Any discussion about the giants of contemporary American letters must include Joan Didion. In Let Me Tell You What I Mean, a new collection of twelve nonfiction pieces ranging from 1968 to 2000 and gathered together for the first time, Didion tackles the press, art, her college years, writing, and her own self-doubt, which has been constant throughout her career and is to blame for the small number of short stories she has written. Witty, heartfelt, and insightful, the writing in Let Me Tell You What I Mean is always incisive and shows Didion as a perennial chronicler and keen observer obsessed with the present, the palpable, the real.
In our afternoon reading: an excerpt from Emma Copley Eisenberg’s new book, literary recommendations from Erika T. Wurth, and more.
In our afternoon reading: an interview with Garth Greenwell, fiction by Meg Pokrass and Maria Dahvana Headley, and more.
In our morning reading: an interview with Idra Novey, adapting Joan Didion for the stage, and more.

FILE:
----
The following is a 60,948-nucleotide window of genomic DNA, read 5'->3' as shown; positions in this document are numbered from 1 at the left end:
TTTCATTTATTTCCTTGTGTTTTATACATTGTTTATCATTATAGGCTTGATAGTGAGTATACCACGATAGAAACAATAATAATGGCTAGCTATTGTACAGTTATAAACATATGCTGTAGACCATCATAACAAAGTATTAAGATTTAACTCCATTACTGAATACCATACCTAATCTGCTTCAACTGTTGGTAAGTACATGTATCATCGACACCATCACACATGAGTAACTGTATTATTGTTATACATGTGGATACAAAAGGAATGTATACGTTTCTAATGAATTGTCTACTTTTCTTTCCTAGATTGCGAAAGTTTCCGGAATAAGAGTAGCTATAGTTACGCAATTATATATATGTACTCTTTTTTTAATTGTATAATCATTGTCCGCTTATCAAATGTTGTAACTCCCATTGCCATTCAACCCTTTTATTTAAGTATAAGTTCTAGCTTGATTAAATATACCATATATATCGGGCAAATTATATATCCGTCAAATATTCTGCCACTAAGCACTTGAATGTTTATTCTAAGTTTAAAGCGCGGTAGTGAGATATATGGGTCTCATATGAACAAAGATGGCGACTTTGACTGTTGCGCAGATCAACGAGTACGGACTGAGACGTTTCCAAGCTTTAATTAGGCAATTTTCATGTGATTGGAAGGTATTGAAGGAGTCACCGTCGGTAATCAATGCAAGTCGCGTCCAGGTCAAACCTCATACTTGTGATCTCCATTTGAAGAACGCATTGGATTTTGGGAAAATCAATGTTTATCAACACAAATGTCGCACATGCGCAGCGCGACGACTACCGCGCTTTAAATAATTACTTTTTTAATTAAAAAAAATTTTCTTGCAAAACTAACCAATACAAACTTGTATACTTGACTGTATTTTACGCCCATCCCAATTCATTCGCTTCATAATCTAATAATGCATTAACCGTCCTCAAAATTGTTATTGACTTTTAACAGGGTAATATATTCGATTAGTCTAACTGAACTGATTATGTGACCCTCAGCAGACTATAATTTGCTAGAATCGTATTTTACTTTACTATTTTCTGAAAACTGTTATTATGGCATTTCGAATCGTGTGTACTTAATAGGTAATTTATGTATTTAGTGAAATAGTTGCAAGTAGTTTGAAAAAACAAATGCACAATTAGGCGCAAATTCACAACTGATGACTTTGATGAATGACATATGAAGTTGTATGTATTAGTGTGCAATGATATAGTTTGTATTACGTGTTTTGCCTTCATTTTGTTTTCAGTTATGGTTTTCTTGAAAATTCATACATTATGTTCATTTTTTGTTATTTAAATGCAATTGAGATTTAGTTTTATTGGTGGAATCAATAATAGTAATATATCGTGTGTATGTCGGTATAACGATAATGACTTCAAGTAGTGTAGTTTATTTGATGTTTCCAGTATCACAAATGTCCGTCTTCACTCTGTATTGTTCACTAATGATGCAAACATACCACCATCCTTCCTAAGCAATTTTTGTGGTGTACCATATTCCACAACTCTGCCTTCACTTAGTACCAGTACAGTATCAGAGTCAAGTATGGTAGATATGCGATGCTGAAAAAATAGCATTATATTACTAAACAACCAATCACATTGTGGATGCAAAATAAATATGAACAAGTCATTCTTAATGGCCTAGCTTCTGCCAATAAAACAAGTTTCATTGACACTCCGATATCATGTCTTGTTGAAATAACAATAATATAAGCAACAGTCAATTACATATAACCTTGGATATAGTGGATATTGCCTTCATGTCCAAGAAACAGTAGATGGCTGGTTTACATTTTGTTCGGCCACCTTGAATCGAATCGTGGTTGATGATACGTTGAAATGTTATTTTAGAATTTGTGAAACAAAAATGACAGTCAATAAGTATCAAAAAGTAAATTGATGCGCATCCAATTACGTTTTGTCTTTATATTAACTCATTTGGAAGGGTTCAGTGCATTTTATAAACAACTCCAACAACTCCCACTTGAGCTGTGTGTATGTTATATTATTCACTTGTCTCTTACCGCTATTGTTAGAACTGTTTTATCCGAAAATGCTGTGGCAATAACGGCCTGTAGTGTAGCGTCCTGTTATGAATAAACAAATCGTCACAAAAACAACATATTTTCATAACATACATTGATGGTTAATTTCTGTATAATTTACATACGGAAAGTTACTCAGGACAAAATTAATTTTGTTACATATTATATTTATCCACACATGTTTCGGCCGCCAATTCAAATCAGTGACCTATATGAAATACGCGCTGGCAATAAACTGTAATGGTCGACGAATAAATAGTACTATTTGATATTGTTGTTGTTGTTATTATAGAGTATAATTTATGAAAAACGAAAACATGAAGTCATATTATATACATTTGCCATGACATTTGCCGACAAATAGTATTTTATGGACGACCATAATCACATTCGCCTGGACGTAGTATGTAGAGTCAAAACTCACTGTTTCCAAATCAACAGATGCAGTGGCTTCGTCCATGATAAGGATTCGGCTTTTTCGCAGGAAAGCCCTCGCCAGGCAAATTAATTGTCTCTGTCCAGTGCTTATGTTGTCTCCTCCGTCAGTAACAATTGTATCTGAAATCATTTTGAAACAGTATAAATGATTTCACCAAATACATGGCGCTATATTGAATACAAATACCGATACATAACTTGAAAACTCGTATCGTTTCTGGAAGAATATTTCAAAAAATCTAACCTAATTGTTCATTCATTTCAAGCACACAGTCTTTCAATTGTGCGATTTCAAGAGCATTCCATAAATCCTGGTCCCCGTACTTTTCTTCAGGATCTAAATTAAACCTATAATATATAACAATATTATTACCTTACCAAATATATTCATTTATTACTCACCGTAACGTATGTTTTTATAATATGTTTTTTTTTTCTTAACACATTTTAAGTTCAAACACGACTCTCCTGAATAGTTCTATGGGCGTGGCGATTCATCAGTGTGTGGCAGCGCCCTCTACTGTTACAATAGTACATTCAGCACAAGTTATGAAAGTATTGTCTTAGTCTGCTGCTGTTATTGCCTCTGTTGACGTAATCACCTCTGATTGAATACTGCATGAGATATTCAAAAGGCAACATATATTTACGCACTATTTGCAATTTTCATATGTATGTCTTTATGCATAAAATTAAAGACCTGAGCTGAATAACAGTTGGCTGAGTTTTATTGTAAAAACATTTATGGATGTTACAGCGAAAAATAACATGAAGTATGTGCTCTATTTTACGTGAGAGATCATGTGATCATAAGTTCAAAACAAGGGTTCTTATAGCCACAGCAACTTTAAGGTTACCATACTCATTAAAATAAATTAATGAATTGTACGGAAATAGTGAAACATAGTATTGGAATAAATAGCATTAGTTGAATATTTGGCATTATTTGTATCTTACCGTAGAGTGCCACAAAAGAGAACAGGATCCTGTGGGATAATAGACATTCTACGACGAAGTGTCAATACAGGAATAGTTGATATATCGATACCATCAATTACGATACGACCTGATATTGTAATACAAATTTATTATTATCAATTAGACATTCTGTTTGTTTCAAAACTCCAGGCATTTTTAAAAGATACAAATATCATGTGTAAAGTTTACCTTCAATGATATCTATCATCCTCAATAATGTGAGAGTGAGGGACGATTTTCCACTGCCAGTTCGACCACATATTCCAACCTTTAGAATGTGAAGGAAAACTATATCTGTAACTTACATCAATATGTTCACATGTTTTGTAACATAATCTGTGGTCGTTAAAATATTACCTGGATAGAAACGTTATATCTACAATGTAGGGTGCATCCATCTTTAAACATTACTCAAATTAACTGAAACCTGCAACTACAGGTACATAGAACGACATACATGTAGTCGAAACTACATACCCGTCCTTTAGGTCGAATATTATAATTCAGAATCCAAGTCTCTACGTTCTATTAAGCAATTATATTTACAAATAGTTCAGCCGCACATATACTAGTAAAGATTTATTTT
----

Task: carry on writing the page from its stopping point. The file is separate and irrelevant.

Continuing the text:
Hundreds of Days, the new album by Mary Lattimore, is a stunning, sprawling work abounding with moving compositions anchored by Lattimore’s distinctive harp playing. It’s the result of a residency at the Headlands Center for the Arts, located in northern California, and the result is Lattimore’s most moving work to date. Her tour of the US begins today–she’ll be in NYC on May 29th, at Union Pool, for her record release show, and will be back on June 28th for […]
In our afternoon reading: thoughts on an Eileen Chang novel, fiction by Kate Axelrod, music by Oneida, and more.
In our morning reading: thoughts on Renee Gladman’s fiction, Yahdon Israel on his Sunday routine, an interview with Patty Yumi Cottrell, and more.
In our afternoon reading: a look at books by Leila Guerriero and Ryan Gattis, punk-infused jazz, and more.